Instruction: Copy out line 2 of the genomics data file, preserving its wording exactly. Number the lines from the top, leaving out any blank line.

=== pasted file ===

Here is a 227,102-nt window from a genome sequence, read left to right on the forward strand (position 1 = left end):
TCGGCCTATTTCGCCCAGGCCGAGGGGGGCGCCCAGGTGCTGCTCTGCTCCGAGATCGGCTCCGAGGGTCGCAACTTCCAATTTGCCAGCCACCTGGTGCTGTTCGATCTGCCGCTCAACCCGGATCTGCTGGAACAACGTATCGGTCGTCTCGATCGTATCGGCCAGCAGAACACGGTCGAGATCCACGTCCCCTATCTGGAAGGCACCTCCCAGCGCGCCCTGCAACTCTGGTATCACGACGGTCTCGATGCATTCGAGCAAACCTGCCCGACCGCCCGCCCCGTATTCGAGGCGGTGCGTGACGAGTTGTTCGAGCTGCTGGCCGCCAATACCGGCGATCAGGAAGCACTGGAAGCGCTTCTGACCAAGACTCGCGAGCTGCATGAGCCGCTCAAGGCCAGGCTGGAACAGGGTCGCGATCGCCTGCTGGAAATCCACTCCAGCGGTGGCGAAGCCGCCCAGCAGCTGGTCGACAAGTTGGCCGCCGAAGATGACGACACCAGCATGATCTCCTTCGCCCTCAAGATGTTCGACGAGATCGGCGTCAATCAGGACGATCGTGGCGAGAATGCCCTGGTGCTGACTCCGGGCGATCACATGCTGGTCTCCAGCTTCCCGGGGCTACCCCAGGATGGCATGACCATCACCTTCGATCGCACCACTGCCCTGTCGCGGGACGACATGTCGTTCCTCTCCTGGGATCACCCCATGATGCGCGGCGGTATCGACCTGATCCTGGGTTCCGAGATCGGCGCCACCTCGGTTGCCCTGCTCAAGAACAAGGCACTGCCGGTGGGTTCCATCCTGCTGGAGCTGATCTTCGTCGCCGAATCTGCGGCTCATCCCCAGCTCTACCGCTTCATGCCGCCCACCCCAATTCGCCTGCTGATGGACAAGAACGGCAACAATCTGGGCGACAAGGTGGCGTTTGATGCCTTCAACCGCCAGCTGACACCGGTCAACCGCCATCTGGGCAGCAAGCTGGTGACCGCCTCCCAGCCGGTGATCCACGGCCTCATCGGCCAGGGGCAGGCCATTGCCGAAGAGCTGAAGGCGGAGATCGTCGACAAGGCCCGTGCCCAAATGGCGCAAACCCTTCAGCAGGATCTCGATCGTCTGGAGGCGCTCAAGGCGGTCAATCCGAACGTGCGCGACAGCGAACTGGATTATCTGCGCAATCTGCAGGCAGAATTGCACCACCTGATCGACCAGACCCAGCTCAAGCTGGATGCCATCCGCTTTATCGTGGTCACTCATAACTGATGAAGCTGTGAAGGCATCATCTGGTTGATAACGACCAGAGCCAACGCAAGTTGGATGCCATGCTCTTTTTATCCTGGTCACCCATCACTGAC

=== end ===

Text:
TCGGCCTATTTCGCCCAGGCCGAGGGGGGCGCCCAGGTGCTGCTCTGCTCCGAGATCGGCTCCGAGGGTCGCAACTTCCAATTTGCCAGCCACCTGGTGCTGTTCGATCTGCCGCTCAACCCGGATCTGCTGGAACAACGTATCGGTCGTCTCGATCGTATCGGCCAGCAGAACACGGTCGAGATCCACGTCCCCTATCTGGAAGGCACCTCCCAGCGCGCCCTGCAACTCTGGTATCACGACGGTCTCGATGCATTCGAGCAAACCTGCCCGACCGCCCGCCCCGTATTCGAGGCGGTGCGTGACGAGTTGTTCGAGCTGCTGGCCGCCAATACCGGCGATCAGGAAGCACTGGAAGCGCTTCTGACCAAGACTCGCGAGCTGCATGAGCCGCTCAAGGCCAGGCTGGAACAGGGTCGCGATCGCCTGCTGGAAATCCACTCCAGCGGTGGCGAAGCCGCCCAGCAGCTGGTCGACAAGTTGGCCGCCGAAGATGACGACACCAGCATGATCTCCTTCGCCCTCAAGATGTTCGACGAGATCGGCGTCAATCAGGACGATCGTGGCGAGAATGCCCTGGTGCTGACTCCGGGCGATCACATGCTGGTCTCCAGCTTCCCGGGGCTACCCCAGGATGGCATGACCATCACCTTCGATCGCACCACTGCCCTGTCGCGGGACGACATGTCGTTCCTCTCCTGGGATCACCCCATGATGCGCGGCGGTATCGACCTGATCCTGGGTTCCGAGATCGGCGCCACCTCGGTTGCCCTGCTCAAGAACAAGGCACTGCCGGTGGGTTCCATCCTGCTGGAGCTGATCTTCGTCGCCGAATCTGCGGCTCATCCCCAGCTCTACCGCTTCATGCCGCCCACCCCAATTCGCCTGCTGATGGACAAGAACGGCAACAATCTGGGCGACAAGGTGGCGTTTGATGCCTTCAACCGCCAGCTGACACCGGTCAACCGCCATCTGGGCAGCAAGCTGGTGACCGCCTCCCAGCCGGTGATCCACGGCCTCATCGGCCAGGGGCAGGCCATTGCCGAAGAGCTGAAGGCGGAGATCGTCGACAAGGCCCGTGCCCAAATGGCGCAAACCCTTCAGCAGGATCTCGATCGTCTGGAGGCGCTCAAGGCGGTCAATCCGAACGTGCGCGACAGCGAACTGGATTATCTGCGCAATCTGCAGGCAGAATTGCACCACCTGATCGACCAGACCCAGCTCAAGCTGGATGCCATCCGCTTTATCGTGGTCACTCATAACTGATGAAGCTGTGAAGGCATCATCTGGTTGATAACGACCAGAGCCAACGCAAGTTGGATGCCATGCTCTTTTTATCCTGGTCACCCATCACTGAC